Interest rate rises threaten massive default

HOUSING charities are warning interest hikes could force tens of thousands into default as it was revealed more than 36,000 debt-ridden householders are three months or more behind with mortgage payments.

In a further blow to hopes that the economy is stabilising, figures also show consumer spending has declined once again.

According to the Central Statistics Office (CSO), retail sales fell 0.1% by volume in the 12 months to July and 0.2% from June. It was the first year-on-year drop in sales since January.

Further proof of the economic woes came from the Health Insurance Authority, which announced that 10,000 people, or 800 per week, gave up their private health insurance in the second quarter of this year.

“It now looks like we’re going backwards in terms of the economic performance. I think we’ve hit a wall,” said Bloxham stockbrokers’ chief economist Alan McQuaid.

The number of failing home loans increased by about 4,500 between March and June, making up 4.6% of all mortgage accounts, according to the Financial Regulator. And with 466,923 people unemployed and up to three interest rate rises forecast for next year, campaigners warned the debt crisis and fear of homelessness would dramatically deepen over the next year.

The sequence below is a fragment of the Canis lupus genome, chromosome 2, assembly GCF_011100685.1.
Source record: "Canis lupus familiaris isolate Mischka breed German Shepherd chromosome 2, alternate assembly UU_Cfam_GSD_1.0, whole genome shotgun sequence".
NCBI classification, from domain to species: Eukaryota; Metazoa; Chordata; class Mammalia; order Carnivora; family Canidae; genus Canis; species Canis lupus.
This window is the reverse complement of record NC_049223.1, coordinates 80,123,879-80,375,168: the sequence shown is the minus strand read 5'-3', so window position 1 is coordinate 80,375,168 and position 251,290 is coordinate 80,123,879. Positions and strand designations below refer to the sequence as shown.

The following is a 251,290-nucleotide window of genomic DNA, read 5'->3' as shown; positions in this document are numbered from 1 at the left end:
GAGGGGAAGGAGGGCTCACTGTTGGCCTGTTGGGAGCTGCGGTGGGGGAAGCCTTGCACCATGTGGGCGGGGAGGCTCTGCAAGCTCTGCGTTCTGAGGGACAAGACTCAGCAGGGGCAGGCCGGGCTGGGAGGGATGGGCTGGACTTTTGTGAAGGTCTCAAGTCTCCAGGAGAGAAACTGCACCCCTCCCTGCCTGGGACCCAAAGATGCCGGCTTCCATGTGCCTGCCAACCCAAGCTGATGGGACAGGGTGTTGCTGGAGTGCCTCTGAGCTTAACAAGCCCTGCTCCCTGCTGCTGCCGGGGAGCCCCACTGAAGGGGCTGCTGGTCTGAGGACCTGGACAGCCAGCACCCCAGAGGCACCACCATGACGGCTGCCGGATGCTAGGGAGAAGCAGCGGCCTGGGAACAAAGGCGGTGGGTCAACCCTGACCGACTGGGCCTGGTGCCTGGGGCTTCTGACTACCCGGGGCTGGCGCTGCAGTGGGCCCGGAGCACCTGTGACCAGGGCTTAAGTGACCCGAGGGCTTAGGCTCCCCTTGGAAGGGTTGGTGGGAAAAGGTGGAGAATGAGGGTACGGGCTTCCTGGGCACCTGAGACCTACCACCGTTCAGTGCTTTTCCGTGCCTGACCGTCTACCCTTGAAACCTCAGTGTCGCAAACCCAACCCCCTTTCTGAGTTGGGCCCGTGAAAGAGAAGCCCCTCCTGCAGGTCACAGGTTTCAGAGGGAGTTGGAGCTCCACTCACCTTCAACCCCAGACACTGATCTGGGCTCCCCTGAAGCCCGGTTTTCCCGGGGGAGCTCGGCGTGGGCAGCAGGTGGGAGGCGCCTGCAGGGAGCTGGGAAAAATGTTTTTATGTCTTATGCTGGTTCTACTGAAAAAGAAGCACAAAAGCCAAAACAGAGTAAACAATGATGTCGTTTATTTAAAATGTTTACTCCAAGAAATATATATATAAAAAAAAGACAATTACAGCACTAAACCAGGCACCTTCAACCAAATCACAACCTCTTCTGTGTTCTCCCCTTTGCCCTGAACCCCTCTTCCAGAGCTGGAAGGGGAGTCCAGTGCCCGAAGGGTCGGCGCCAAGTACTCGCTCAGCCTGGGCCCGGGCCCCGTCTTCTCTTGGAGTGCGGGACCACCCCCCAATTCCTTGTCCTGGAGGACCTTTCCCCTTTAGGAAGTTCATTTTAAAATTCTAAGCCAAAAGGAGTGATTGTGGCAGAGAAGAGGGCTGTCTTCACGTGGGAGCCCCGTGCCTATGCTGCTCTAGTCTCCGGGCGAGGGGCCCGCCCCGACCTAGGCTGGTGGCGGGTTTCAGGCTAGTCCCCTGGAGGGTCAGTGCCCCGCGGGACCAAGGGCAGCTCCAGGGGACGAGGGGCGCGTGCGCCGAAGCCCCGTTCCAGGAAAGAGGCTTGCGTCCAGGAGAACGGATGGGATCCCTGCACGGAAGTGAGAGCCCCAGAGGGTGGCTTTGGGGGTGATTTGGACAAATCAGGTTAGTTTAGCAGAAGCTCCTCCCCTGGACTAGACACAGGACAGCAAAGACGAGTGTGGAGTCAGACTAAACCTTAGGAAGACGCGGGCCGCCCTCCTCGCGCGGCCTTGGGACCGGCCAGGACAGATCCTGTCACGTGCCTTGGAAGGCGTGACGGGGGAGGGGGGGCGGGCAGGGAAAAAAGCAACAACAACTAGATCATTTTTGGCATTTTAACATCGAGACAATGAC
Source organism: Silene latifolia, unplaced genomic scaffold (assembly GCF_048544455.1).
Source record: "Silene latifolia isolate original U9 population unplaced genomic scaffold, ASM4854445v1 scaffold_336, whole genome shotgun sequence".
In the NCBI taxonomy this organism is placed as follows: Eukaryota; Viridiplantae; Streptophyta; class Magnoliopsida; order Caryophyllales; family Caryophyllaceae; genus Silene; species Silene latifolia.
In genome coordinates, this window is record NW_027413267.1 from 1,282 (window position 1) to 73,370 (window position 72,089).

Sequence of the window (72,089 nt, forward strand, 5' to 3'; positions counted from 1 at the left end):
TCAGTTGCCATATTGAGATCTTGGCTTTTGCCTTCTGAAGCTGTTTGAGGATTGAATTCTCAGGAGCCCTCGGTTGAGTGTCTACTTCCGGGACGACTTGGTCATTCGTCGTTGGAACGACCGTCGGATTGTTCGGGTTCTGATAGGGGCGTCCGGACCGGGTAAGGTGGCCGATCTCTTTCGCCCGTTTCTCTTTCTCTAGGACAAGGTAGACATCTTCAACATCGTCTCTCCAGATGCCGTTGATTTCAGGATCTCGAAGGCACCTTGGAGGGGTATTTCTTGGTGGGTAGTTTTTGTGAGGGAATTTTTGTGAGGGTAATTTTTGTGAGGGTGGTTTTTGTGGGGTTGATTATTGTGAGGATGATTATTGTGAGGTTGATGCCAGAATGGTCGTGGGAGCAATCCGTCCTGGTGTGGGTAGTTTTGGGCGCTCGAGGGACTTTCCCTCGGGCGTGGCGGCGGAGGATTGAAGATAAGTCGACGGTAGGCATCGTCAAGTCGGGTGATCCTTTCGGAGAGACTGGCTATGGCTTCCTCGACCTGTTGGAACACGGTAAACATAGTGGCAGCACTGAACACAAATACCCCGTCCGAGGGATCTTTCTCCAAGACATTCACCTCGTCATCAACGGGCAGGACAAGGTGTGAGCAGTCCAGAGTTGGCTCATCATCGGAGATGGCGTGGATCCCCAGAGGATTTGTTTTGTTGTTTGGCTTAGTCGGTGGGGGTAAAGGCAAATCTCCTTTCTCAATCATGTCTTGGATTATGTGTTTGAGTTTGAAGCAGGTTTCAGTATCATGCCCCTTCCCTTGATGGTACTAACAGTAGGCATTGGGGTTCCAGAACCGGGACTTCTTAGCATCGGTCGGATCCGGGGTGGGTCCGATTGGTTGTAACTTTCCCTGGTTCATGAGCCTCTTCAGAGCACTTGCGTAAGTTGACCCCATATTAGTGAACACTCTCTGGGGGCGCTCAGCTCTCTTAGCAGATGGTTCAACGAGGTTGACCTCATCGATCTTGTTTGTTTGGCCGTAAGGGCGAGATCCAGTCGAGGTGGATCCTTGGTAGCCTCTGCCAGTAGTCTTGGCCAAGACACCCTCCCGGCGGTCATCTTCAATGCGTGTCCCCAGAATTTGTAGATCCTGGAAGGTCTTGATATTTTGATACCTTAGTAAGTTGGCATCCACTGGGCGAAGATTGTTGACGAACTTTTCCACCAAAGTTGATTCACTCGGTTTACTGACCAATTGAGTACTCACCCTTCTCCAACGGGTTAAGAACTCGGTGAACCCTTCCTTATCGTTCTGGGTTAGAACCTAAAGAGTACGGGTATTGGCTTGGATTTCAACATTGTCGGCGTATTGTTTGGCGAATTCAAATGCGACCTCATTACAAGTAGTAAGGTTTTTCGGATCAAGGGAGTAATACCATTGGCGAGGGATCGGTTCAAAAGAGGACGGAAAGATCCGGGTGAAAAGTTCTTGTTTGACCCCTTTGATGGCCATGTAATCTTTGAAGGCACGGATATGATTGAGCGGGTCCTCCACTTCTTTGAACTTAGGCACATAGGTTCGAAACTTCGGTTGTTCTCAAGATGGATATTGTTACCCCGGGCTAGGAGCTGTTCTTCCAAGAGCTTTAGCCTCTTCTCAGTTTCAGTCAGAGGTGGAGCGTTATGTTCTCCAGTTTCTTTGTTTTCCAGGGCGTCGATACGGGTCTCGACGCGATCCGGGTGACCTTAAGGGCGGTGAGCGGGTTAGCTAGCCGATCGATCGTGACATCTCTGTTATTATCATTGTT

Housing charity Respond said tens of thousands were at risk of default after lenders, including AIB and Bank of Ireland, hiked rates by up to 0.6% during July and August.

“Lenders need to realise that increasing rates is simply going to increase the financial pressure on people and will eventually lead to a considerable increase in arrears, even larger than what we’re seeing currently,” said spokeswoman Aoife Walsh.

Some 387 homes were repossessed in the year to the end of June, but banks applied for 170 court actions against struggling homeowners – an increase of 5%.

Nonetheless Irish Banking Federation chief executive Pat Farrell said the figures showed mainstream lenders were focused on forbearance. “IBF mainstream lenders remain committed to doing everything possible to help people with genuine repayment problems; and early, constructive engagement between the borrower and lender is key to this.”

Mr Farrell said his members were working on setting in train further safeguards and reassurance for distressed homeowners through the Mortgage Arrears Resolution Process.

Mortgages are worth a total of €6.9 billion, the latest quarterly report from the regulator revealed. It showed 36,438 households were 90 days or more in arrears at the end of June, with 24,797 of these 180 days behind with payments.

This compared with 32,321 in arrears for more than 90 days at the end of March.

PIBA, the country’s largest group of independent mortgage and insurance brokers, said it was a very worrying cycle for homeowners in difficulty and for the wider economy. Rachel Doyle, PIBA director, said rules on how to deal with debt-hit homeowners should take into account the still rising jobless figures.


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